The housing (105) of the PEMFC (100) illustrated in FIG. 1 may be configured to form a number of flow chambers (140). The chambers (140) formed by the housing (105) may direct fuel (145) to the anode (115) and oxygen (150) to the cathode (120). When in operation, the fuel (145), typically hydrogen, is presented at the anode (115) where it undergoes a catalytic decomposition into both protons (155) and electrons (160). The electrons (160) are transferred from the anode (115) to an external circuit (165) and load (135) and back to the cathode (120) of the PEMFC (100). The electrons (160) that have returned to the cathode then combine with the oxygen (150) provided at the cathode (120). The protons (155) solvate with water molecules (not shown) contained by the PEM (125) and pass through the PEM (125) where they are also presented at the cathode (120). The protons (155) then join the oxygen (150), forming water molecules (170) which are exhausted.

The PEM (125) forms a crucial part of the above-mentioned process. The PEM (125) may be made of any material capable of transporting the above-mentioned protons (155), while providing resistance to gas crossover between the anode (115) and cathode (120) side including, but in no way limited to, a solid polymer electrolyte membrane such as a perfluorosulfonate ionomer and sulfonate polyetherketones membranes. Commercial examples of perfluorosulfonate ionomer membrane include NAFION, FLEMION, and DOW XUS.

Traditional methods of forming the PEM (125) and joining the PEM (125) to the electrode layers (115, 120) incorporate a hot press method which causes the perfluorosulfonate ionomer to go from a fully hydrated state to a smaller dehydrated state. When the PEMFC (100) is in operation, the perfluorosulfonate ionomer may become hydrated again causing swelling and structural instability in the PEM (125). The swelling and/or structural instability caused by the hydration of the perfluorosulfonate ionomer may result in an increase of fuel crossover within the PEMFC (100). Fuel crossover is meant to be understood as a parasitic loss of unreacted or partially reacted fuel across a fuel cell membrane, potentially leading to unwanted parasitic reactions. This loss of fuel effectively reduces the overall efficiency of the PEMFC (100). The fuel may include, but is in no way limited to, methanol (in a DMFC), isopropanol, ethanol, or any other fuel suitable for use in a fuel cell system.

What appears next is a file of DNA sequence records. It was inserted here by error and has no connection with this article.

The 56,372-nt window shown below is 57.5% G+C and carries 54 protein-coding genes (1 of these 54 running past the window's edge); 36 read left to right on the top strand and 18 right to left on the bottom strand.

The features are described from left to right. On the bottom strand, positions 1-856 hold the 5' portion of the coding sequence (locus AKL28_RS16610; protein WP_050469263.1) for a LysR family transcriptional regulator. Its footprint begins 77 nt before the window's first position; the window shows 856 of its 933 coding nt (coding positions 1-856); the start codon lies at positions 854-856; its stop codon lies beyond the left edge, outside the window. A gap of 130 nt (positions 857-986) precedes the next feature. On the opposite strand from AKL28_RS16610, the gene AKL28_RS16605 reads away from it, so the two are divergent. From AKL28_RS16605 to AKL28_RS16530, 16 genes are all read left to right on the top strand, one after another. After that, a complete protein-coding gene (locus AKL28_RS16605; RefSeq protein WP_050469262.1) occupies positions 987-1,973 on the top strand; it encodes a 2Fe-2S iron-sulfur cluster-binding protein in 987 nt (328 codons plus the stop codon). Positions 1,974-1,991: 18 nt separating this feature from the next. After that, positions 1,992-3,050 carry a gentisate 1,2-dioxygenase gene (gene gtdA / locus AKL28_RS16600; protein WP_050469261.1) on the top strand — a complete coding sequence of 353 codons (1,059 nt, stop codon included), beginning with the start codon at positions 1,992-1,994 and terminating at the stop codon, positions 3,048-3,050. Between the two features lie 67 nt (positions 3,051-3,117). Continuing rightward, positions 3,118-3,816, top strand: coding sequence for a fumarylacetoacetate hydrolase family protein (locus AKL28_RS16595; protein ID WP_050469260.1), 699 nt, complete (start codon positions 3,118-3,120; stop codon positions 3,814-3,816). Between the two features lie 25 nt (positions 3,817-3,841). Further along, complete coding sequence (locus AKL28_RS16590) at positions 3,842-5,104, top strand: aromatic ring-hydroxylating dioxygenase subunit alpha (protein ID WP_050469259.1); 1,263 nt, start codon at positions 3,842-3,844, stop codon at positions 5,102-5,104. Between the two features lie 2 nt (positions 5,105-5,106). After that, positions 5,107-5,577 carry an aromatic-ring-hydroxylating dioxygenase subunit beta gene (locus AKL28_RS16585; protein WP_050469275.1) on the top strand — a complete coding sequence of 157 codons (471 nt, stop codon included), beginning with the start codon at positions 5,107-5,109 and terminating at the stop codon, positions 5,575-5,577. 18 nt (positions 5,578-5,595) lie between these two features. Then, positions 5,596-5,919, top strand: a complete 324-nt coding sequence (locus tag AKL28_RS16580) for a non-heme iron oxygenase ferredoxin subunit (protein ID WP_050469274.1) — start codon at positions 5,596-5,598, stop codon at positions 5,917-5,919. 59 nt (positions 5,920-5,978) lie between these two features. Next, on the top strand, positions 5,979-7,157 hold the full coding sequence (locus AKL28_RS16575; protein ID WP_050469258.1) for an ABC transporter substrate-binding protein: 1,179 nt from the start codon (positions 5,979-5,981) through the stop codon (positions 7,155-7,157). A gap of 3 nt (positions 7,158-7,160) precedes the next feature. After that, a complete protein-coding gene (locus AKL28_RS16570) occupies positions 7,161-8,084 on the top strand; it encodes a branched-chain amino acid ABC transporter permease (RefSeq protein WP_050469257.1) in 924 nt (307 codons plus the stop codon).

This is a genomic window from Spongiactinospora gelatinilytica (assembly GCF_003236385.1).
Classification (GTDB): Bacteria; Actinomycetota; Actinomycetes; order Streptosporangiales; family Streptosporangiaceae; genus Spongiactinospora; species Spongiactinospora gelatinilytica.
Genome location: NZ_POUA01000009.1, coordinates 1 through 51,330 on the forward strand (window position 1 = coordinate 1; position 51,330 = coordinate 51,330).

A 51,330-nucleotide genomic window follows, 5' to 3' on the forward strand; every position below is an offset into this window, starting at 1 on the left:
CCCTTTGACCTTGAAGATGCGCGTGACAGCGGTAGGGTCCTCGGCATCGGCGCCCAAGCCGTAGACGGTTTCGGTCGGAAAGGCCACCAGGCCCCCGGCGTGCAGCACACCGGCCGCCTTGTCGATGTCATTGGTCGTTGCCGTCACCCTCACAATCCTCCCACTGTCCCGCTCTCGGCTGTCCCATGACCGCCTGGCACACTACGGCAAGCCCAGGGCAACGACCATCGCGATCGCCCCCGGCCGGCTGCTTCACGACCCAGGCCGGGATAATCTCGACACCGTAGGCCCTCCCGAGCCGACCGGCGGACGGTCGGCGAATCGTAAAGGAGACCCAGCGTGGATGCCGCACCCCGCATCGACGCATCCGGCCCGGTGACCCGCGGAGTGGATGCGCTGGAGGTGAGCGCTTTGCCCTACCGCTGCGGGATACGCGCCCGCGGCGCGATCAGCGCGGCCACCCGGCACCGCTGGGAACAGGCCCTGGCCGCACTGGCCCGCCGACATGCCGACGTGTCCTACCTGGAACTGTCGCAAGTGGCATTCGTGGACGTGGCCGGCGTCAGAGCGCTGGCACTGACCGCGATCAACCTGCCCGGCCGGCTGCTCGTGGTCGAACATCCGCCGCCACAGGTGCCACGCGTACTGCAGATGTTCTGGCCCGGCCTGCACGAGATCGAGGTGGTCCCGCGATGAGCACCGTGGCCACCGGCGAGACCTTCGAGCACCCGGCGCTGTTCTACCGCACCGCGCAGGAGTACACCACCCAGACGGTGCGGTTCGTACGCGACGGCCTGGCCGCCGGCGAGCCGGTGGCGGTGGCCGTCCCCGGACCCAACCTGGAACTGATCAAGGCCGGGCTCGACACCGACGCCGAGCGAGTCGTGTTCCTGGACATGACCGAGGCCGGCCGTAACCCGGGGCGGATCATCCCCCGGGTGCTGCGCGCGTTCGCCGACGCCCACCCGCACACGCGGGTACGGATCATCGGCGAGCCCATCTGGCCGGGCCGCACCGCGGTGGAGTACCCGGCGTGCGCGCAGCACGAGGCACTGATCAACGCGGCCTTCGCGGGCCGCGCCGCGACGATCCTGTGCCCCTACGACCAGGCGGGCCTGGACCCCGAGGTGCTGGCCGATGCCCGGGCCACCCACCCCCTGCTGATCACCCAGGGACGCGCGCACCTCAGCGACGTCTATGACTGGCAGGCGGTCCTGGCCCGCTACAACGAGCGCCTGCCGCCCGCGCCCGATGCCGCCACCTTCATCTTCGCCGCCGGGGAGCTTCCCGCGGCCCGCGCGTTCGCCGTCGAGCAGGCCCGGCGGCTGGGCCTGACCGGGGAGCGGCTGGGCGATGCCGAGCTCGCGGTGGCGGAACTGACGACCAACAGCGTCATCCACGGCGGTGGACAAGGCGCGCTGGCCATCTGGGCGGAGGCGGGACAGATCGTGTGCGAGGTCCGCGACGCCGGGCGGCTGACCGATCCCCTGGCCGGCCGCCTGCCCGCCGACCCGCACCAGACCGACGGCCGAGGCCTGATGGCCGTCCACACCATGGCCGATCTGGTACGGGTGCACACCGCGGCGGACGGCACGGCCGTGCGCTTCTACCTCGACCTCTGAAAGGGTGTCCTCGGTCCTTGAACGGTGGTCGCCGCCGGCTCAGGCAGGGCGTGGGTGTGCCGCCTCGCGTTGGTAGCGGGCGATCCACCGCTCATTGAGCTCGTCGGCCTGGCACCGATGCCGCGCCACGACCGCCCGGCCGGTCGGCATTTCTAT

FIGS. 2A-B show an electrolyte assembly (200) that generally includes a perimeter support (210) that supports an electrolyte composite film (220) sealed on its outer surface by a thin ion layer (230). The perimeter support (210) is configured to be removably attached to a formation system (300, FIG. 3), as will be discussed in more detail below. Further, the perimeter support (210) may be customized to suit the specific configuration of the system with which the electrolyte assembly (200) is intended to be used. Similarly, the electrolyte assembly (200) may be configured for use with a specific fuel cell system such as a PEM fuel cell system or a direct methanol (DM) fuel cell system (100, FIG. 1) in which the electrolyte assembly (200) would serve as a PEM (125, FIG. 1).

FIG. 3 shows a cross-sectional view of an electro deposition system (300) configured to form electrolyte composite and/or electrolyte films. As shown in FIG. 3, the electro deposition system (300) may include a power supply (310) having both a positive lead (320) and a negative lead (330). The positive lead (320) is electrically connected to a positively charged electrode (340). Similarly, the negative lead (330) is electrically connected to a negatively charged electrode (350), which acts as a temporary substrate. The electro deposition system (300) illustrated in FIG. 3 also shows the positively charged electrode (340) and a negatively charged electrode (350), submersed in a deposition container (360) filled with a polymeric electrolyte solution (370).